In “ The Reporter's Handbook: An Investigator's Guide to Documents and Techniques ,” Steve Weinberg defined it as:
“ Reporting, through one's own initiative and work product, matters of importance to readers, viewers or listeners. In many cases, the subjects of the reporting wish the matters under scrutiny to remain undisclosed.”
"When matters of fundamental importance surface in the news, they cannot be treated as secular mysteries and left unexplained. They must be accounted for, must be rendered sensible. … We insist that the economy and the polity be explicable: a domain where someone is in control, or natural laws are being obeyed, or that despite all the bad news of the moment, the signs in the headlines augur well for the future."
“ The right of the people to information on matters of public concern shall be recognized. Access to official records and to documents, and papers pertaining to official acts, transactions or decision, as well as to government research data used as basis for policy development, shall be afforded the citizen, subject to such limitations as may be provided by law.”
Journalists at the Philippine Center for Investigative Journalism (PCIJ) wrote:
“ Information and communication technology has made investigative journalism both simpler and more complex, easier but also harder. It has compelled us to adapt and innovate, to take advantage of what the technology has to offer without being blinded by its glitz.”
In 1880 Henry Demarest Lloyd published a series of articles exposing corruption in business and politics. This included The Story of a Great Monopoly (1881), Making Bread Dear (1883) and Lords of Industry (1884). Lloyd has been described as the first American investigative journalist.
Nellie Bly, an 18-year-old reporter with the Pittsburgh Dispatch, was another important pioneer in American investigative journalism. For example, she worked in a Pittsburgh factory to investigate child labor, low wages and unsafe working conditions. She used undercover work to write about housing conditions and the state of patients in a New York asylum.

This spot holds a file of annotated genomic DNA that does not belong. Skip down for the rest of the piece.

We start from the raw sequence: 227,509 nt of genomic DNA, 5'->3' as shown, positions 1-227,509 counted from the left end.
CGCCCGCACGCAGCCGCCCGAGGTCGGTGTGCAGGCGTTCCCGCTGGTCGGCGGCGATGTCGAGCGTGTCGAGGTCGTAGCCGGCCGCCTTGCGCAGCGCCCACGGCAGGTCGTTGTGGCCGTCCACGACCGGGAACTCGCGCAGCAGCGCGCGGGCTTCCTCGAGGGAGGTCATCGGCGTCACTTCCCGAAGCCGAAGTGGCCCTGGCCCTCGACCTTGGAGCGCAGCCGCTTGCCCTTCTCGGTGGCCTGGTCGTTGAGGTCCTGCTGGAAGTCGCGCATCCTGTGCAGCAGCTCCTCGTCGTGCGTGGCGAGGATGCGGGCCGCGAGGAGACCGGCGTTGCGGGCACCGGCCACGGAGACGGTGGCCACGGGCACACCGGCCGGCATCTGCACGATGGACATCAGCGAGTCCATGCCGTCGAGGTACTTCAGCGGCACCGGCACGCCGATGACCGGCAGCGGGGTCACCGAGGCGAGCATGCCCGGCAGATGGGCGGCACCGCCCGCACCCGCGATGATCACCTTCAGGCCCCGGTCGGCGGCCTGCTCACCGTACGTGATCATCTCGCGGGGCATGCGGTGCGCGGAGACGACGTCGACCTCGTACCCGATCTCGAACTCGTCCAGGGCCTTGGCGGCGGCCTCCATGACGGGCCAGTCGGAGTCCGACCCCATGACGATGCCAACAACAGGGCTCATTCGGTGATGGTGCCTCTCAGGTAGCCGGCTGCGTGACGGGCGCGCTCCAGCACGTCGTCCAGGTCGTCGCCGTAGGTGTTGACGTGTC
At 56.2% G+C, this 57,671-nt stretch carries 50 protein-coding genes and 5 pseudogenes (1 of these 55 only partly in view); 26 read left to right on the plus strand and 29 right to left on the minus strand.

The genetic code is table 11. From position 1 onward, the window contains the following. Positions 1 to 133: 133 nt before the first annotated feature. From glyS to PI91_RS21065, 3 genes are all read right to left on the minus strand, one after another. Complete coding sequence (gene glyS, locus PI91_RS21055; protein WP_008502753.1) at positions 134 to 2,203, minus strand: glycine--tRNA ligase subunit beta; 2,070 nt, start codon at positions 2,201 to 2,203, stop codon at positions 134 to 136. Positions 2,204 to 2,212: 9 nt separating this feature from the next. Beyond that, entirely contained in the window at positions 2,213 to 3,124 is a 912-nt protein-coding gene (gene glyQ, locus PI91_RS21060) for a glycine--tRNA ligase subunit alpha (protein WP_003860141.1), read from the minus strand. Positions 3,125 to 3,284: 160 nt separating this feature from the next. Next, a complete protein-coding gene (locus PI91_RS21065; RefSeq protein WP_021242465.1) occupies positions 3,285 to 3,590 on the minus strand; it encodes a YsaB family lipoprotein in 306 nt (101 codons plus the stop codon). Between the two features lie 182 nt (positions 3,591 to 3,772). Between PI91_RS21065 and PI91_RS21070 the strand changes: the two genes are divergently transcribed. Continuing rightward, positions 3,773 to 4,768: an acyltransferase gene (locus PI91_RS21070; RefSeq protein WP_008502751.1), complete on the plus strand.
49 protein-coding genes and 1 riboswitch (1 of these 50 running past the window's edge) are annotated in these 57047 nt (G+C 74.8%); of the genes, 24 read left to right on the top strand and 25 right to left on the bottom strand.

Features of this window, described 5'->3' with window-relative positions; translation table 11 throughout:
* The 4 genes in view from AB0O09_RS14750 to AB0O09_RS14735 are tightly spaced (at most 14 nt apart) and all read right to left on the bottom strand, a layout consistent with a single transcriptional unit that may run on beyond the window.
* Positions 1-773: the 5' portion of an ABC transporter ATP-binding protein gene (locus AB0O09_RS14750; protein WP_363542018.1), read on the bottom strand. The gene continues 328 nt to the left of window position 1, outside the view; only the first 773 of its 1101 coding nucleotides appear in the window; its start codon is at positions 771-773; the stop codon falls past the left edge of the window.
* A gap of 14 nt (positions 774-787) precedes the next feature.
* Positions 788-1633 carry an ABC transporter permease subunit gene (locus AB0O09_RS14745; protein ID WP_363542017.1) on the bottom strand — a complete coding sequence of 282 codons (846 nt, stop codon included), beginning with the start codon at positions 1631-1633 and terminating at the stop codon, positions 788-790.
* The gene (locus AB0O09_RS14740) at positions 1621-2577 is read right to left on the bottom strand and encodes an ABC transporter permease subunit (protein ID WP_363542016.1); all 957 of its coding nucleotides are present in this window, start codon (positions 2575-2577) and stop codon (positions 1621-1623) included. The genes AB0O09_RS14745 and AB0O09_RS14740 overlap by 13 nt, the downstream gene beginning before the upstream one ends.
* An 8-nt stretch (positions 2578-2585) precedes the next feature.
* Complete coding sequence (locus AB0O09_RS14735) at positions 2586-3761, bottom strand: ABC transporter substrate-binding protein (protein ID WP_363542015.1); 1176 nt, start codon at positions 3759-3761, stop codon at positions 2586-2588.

Invest in proper preparation before you sit down to write the story. Write a short abstract with the major points you want to make. Construct a detailed outline. Identify your best quotes. Experiment with leads.
A good investigative story combines powerful statements and telling examples. If you can’t produce both – a nut graph that summarizes your findings, and clear, telling illustrations – you likely have to do more reporting.
Whatever your medium, you must consider and anticipate your readers’ full experience with your story. Use your medium’s other tools – photographs, graphics, audio – to enhance that experience and to lift some of the burden from your words.
Simplicity and clarity are eternal virtues. Minimize your use of numbers, jargon and bureaucratese. The story’s weight should lie in the facts, not in your word choices.
Our republic and its press will rise or fall together. An able, public-spirited press, with trained intelligence to know what’s right and courage to do it, can preserve that public virtue without which popular government is a sham and a mockery. … The power to mold the future of the republic will be in the hands of the journalists of future generations.
Every issue of the paper presents an opportunity and a duty to say something courageous and true.